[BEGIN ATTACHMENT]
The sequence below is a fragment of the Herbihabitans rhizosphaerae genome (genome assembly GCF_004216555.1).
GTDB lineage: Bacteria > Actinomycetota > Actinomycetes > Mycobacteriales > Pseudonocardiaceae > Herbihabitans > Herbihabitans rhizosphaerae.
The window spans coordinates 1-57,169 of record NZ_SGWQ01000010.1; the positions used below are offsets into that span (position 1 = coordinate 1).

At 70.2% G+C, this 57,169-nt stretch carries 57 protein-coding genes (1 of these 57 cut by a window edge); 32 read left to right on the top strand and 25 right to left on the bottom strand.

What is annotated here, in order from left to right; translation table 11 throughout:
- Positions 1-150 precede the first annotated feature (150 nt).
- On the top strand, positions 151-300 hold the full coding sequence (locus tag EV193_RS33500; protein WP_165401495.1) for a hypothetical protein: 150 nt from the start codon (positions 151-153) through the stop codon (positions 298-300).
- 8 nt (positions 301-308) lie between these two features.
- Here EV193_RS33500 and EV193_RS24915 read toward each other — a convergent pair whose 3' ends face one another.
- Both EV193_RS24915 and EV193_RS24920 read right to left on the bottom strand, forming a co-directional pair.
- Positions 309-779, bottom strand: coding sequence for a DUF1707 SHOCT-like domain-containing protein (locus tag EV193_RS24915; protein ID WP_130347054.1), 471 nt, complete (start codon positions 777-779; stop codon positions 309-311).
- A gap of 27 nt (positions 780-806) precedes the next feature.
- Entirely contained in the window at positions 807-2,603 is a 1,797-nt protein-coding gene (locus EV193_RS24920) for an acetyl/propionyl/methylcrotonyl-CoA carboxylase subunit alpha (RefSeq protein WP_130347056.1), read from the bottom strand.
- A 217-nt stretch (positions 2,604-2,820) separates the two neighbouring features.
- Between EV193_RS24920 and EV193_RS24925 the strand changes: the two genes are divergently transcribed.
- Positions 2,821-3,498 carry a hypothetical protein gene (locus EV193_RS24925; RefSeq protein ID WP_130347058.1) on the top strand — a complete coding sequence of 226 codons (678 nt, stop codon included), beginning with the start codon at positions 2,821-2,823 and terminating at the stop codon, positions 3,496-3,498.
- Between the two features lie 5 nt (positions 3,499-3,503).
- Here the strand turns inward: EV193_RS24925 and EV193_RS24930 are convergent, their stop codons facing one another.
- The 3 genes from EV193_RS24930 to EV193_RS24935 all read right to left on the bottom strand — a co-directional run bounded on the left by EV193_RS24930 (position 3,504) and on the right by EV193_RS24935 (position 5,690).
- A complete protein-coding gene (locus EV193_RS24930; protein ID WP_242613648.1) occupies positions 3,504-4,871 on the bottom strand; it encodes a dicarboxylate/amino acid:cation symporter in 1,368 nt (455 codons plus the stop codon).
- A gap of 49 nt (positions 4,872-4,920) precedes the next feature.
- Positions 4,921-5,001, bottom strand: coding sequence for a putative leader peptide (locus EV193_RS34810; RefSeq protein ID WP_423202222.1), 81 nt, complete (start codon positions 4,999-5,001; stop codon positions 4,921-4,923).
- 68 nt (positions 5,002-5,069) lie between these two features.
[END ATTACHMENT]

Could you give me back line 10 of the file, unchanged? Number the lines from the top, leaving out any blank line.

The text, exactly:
- Both EV193_RS24915 and EV193_RS24920 read right to left on the bottom strand, forming a co-directional pair.